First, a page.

For Daniel Albright
Somewhere Between Kuwait and Iraq, 2015
They’re everywhere here. Little piles of stones.
One on top the other, three or four or more, precarious.
Teetering. But somehow weathering. Never mind
the thunderstorms, hail the size of fists, angry torrents
of these humid desert winters tearing strange new
channels in this flat, sandy, rocky waste.
Such a strange beauty. Dust in the ether streaking everything
strange. Pinkish, ochers, oranges. How it can throw a glamour
on a tangle of barbed wire. An old bathtub. A blown-out tire
slung over a warped traffic cone. And flying from every snag
or spike a ragged, fading plastic bag. They say that, long ago,
They used to build a little cairn or stack of stones to mark
where something happened—an amazement, some local wonder,
or the way to somewhere else, or perhaps a source of water.
Since all the wars without end or beginning they tell us
it could be land mines. A little pile of rocks a reminder.
Be careful where you set your foot down here. Like most lessons
one you tend to learn too late to do you any good.
You never really loved me. Or perhaps you did.
I always meant to ask. Someday. I wonder
if you ever would have answered. Making the turn
toward Iron Horse where they fire the enormous guns
I remember your last letter. From the other side of the world
you wrote. Told me that my life had more explosions in it
than a well-ordered existence should. I can’t say I disagree.
You were always so much smarter than me.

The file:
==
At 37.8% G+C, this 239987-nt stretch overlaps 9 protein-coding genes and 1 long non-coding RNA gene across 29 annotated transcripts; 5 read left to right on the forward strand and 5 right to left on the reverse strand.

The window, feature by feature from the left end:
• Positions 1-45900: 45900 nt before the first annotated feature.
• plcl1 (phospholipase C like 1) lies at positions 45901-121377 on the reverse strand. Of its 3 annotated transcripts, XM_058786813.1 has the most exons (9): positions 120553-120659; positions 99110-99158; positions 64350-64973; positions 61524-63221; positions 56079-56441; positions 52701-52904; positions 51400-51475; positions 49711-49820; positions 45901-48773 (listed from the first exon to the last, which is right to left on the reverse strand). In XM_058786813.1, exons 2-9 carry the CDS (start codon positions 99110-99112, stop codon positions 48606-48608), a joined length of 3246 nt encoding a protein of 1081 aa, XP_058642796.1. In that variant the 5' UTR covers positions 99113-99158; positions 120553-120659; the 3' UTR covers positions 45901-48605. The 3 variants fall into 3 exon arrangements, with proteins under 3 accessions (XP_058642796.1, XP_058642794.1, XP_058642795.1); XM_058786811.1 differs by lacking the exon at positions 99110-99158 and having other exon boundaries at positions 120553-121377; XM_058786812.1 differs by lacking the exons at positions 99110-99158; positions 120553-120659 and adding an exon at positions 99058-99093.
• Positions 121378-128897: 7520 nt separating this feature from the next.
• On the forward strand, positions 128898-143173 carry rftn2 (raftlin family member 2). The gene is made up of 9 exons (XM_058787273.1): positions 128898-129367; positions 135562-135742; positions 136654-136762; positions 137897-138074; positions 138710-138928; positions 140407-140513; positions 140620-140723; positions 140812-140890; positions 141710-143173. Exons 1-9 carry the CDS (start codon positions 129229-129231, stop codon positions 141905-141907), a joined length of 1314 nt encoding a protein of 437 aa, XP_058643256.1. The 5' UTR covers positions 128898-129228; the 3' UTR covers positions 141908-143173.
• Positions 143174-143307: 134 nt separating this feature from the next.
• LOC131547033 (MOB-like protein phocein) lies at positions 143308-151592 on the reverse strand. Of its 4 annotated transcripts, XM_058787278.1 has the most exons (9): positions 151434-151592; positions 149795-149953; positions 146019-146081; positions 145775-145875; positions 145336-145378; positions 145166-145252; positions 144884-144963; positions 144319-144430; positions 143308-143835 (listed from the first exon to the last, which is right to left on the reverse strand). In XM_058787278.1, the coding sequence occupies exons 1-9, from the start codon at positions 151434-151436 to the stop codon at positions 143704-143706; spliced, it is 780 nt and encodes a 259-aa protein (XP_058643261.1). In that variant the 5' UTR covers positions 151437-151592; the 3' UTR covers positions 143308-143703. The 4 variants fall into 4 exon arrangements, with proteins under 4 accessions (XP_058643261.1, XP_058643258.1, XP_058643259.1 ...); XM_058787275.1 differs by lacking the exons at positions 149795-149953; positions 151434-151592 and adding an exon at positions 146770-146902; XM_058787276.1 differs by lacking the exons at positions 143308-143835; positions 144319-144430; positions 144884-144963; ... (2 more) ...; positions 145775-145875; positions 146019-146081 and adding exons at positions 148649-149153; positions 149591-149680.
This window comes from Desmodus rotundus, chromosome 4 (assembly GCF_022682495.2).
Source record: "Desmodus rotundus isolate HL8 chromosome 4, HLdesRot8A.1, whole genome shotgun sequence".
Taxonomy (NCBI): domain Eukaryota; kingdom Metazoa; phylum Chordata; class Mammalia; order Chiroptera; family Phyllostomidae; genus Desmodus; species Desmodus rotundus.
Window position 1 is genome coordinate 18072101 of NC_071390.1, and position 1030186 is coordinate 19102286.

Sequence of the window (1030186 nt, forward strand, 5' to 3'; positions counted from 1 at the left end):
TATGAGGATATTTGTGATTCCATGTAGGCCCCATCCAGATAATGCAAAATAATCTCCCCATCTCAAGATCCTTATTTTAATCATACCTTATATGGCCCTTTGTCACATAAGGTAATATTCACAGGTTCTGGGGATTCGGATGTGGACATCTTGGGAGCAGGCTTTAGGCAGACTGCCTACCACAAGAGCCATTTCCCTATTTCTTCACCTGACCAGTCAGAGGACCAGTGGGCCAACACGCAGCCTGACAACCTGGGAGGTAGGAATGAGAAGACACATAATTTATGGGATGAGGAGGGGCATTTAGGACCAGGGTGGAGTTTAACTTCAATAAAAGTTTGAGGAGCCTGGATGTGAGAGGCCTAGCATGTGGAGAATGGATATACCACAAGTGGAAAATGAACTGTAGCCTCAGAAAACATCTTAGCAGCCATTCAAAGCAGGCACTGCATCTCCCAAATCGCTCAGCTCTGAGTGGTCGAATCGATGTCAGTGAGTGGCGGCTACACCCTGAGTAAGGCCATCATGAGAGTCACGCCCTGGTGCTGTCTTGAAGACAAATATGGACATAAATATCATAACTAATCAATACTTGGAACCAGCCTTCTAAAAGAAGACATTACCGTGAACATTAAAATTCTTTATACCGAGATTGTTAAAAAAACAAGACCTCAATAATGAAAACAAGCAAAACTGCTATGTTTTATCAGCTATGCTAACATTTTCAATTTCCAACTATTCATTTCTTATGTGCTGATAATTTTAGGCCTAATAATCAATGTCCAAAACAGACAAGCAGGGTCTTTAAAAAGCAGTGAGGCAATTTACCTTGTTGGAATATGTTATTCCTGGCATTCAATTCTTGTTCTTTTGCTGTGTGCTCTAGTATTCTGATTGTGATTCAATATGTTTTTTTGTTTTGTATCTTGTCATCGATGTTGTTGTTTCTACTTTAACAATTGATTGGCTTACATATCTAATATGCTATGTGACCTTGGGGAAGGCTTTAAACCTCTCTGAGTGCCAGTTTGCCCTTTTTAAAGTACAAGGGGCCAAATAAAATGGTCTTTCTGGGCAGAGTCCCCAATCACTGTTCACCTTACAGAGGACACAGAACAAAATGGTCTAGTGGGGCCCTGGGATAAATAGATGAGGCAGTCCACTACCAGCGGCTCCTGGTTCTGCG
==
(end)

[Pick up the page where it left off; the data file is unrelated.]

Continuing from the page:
I looked for you, in your birthday month. Like I always did.
To see how long your hair had grown. Your face always so smooth.
As if the years were loath to touch you. Until suddenly.
They said it was your heart.
I used to send you all the things I’d written. Even
from out here in this desert of the broken places.
You liked them. Mostly. So here’s one last.
From the Petrarch in me, the one you said you couldn’t need.
I wish I could have given you something you wanted.
But here, today, from these salty wastes where the world began
and might just end—just for today, in the face of truth and sense,
every plastic scrap, every stone piled on stone, every tire on tire,
every wild rusty twist of old metal and barbed wire—nothing but
your name, your name, your name flapping in the wind.
About the AuthorJoanna Grant is a Collegiate Associate Professor with the University of Maryland, teaching in a program offering college classes to American servicemembers on military installations overseas. These experiences of war and travel and displacement inform her work. To date, she has worked in Japan, Kuwait (twice), Afghanistan (twice), Djibouti, South Korea, and Qatar. Her critical study of late nineteenth-century and early twentieth century British and American travel narratives about the Middle East, Modernism's Middle East, appeared from Palgrave Macmillan in 2008. Her poems have appeared widely, in journals such as Prairie Schooner, Guernica, The Southern Humanities Review, and numerous other journals.